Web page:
Down in the Chapel by Joshua Dubler audiobook

Down in the Chapel: Religious Life in an American Prison

By Joshua Dubler
Read by Rodney Gardiner

Blackstone Publishing 9780374120702
14.98 Hours Unabridged
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A bold andprovocative interpretation of one of the most religiously vibrant places inAmerica—a state penitentiary Baraka, Al, Teddy, and Sayyid—four black men from SouthPhiladelphia, two Christian and two Muslim—are serving life at Pennsylvania’smaximum-security Graterford Prison. All of them work in Graterford’s chapel, aplace that is at once a sanctuary for religious contemplation and an arena fordisputing the works of God and man. Day in, day out, everything is, in itstwisted way, rather ordinary. And then one of them disappears. Down in the Chapel tells the story of one week atGraterford Prison. We learn how the men at Graterford pass their time, care forthemselves, and commune with their makers. We observe a variety of Muslims,Protestants, Catholics, and others at prayer and study and song. And we listenin as an interloping scholar of religion tries to make sense of it all. When prisoners turn to God, they are often scorned ascon artists who fake their piety, or pitied as wretches who cling to faithbecause faith is all they have left. Joshua Dubler goes beyond thesestereotypes to show the religious life of a prison in all its complexity. Onepart prison procedural, one part philosophical investigation, Down in theChapel explores the many uses prisoners make of their religions and weighsthe circumstances that make these uses possible. Gritty and visceral,meditative and searching, it is an essential study of American religion in theage of mass incarceration.

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Summary

Summary

A bold andprovocative interpretation of one of the most religiously vibrant places inAmerica—a state penitentiary

Baraka, Al, Teddy, and Sayyid—four black men from SouthPhiladelphia, two Christian and two Muslim—are serving life at Pennsylvania’smaximum-security Graterford Prison. All of them work in Graterford’s chapel, aplace that is at once a sanctuary for religious contemplation and an arena fordisputing the works of God and man. Day in, day out, everything is, in itstwisted way, rather ordinary. And then one of them disappears.

Down in the Chapel tells the story of one week atGraterford Prison. We learn how the men at Graterford pass their time, care forthemselves, and commune with their makers. We observe a variety of Muslims,Protestants, Catholics, and others at prayer and study and song. And we listenin as an interloping scholar of religion tries to make sense of it all.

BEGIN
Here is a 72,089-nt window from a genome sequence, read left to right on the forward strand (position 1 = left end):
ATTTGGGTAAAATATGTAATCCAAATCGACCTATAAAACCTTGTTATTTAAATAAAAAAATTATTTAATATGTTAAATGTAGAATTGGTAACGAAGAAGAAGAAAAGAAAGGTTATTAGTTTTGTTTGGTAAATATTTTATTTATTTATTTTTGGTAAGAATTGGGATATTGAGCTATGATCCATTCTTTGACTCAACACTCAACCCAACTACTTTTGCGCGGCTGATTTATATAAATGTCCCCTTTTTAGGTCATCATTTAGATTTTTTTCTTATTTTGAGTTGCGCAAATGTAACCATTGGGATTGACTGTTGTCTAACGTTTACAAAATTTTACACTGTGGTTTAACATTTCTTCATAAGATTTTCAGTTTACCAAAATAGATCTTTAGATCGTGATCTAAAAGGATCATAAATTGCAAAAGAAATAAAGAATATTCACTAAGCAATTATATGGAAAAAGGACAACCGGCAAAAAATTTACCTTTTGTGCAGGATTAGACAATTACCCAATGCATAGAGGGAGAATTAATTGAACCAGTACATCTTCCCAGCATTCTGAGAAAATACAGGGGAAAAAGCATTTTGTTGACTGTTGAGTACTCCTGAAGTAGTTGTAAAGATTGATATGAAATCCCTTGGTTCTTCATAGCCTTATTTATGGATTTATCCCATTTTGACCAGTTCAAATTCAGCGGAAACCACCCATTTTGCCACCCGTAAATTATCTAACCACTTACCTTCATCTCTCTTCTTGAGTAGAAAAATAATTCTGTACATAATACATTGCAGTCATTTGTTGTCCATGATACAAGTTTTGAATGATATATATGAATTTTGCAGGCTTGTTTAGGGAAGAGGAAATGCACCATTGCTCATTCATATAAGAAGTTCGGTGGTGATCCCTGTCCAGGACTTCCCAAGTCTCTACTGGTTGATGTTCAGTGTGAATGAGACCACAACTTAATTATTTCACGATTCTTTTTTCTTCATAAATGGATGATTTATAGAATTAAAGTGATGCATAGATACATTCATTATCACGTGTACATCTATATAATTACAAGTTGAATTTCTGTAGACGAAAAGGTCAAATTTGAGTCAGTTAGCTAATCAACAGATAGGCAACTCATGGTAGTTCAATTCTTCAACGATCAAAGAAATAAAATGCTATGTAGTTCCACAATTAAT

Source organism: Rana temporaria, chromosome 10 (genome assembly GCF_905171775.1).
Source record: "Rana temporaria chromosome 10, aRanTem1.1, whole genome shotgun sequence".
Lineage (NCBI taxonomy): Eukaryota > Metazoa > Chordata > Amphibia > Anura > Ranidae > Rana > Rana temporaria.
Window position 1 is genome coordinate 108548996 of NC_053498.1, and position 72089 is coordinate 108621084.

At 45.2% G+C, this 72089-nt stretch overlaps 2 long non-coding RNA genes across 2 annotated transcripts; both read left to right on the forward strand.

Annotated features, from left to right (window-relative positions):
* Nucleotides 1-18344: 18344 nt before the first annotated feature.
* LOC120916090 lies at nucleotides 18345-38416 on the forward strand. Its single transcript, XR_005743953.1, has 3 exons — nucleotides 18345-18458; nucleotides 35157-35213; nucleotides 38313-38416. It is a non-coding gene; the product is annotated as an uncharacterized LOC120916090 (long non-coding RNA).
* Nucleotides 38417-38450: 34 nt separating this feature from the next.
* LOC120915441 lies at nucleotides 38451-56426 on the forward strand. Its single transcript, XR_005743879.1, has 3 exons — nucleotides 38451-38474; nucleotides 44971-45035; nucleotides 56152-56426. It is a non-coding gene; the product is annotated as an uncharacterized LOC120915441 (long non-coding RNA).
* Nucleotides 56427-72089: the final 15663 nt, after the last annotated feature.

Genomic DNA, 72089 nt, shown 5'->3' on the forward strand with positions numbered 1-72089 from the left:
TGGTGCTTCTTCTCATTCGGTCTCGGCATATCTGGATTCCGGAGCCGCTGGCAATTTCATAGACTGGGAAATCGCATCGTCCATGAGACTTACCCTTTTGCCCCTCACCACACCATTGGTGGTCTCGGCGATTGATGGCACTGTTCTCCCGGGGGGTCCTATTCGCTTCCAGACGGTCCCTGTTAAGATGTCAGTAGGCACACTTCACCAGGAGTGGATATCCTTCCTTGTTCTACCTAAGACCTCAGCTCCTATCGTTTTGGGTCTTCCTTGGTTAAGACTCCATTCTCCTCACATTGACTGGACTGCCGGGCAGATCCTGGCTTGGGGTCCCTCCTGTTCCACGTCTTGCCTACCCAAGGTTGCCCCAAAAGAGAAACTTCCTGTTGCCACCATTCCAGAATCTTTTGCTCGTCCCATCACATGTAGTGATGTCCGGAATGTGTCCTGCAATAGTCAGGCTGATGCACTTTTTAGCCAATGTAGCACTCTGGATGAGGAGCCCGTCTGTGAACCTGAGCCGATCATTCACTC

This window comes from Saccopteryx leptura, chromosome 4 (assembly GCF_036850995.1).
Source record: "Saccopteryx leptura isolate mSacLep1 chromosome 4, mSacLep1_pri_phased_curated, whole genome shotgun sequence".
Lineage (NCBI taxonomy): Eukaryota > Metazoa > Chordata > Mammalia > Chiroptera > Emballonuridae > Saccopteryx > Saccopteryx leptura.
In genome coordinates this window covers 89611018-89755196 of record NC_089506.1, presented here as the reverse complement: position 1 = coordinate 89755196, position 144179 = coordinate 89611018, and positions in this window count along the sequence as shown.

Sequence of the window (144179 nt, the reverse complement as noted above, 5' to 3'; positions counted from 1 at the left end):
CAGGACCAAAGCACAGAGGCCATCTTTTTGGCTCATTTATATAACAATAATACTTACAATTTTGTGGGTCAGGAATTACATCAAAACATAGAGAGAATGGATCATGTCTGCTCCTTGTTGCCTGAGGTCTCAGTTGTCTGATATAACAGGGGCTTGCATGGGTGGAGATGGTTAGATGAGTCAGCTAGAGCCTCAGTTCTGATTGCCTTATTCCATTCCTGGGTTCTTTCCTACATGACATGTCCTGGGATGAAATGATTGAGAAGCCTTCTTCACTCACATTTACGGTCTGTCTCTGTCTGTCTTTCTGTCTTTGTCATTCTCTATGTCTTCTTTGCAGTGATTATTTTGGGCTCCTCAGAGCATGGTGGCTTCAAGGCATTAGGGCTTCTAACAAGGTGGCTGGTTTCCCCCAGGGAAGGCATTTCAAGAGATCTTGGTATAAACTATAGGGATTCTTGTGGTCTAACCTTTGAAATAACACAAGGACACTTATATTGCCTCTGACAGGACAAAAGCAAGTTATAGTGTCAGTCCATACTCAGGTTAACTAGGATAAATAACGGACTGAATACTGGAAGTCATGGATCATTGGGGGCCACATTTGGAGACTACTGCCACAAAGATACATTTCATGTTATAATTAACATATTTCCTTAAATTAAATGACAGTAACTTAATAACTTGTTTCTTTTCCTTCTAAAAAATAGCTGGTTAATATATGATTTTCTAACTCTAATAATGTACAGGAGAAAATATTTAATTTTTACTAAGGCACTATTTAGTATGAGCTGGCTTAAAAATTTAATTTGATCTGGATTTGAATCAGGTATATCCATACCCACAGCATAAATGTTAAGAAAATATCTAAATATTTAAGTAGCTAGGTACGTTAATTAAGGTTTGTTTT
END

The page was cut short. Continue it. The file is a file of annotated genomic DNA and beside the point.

When prisoners turn to God, they are often scorned ascon artists who fake their piety, or pitied as wretches who cling to faithbecause faith is all they have left. Joshua Dubler goes beyond thesestereotypes to show the religious life of a prison in all its complexity. Onepart prison procedural, one part philosophical investigation, Down in theChapel explores the many uses prisoners make of their religions and weighsthe circumstances that make these uses possible. Gritty and visceral,meditative and searching, it is an essential study of American religion in theage of mass incarceration.

Editorial Reviews

Editorial Reviews

“Brilliantly written with insight, wit, and empathy, Joshua Dubler’s firsthand account explodes stereotypes about religious life in prison.” Elaine Pagels, New York Times bestselling author
“University of Rochester religion professor Dubler takes readers where every American should go at least once—to prison…In this important book, Dubler reveals an essential American conversation that is complex, nuanced, highly intellectual, woefully uninformed, often humorous, and deeply theological among men held in violent, repressive circumstances. This book aptly proves Dostoevsky’s claim that one can judge a society’s civilization ‘by entering its prisons.’” Publishers Weekly (starred review)
“Scholars will appreciate Dubler’s intellectual sophistication, evident in his insightful references to the theology of ­Kierkegaard and Tillich, and to the philosophy of Hegel and Nietzsche. But a broader circle of readers will respond to the compelling immediacy of Dubler’s narrative, rich with humanizing detail. An eye-opening inquiry into a surprising religious world.” Booklist
“A week in the life of a maximum-security prison chapel…The prison chapel presented a mix of religious beliefs all but impossible to find elsewhere under one roof: Muslims, Protestant Christians, Catholics, Jews, and variations of each of these groups…Intriguing and diverse.” Kirkus Reviews

Reviews

Reviews

Author

Author Bio: Joshua Dubler

Author Bio: Joshua Dubler

Joshua Dubler is an assistant professor of religion at the University of Rochester and the coauthor of Bang! Thud: World Spirit from a Texas School Book Depository. He has spent more than six years working with prisoners at the Graterford Prison.

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Details

Details

Available Formats : Digital Download, Digital Rental, CD, MP3 CD
Category: Nonfiction/Religion
Runtime: 14.98
Audience: Adult
Language: English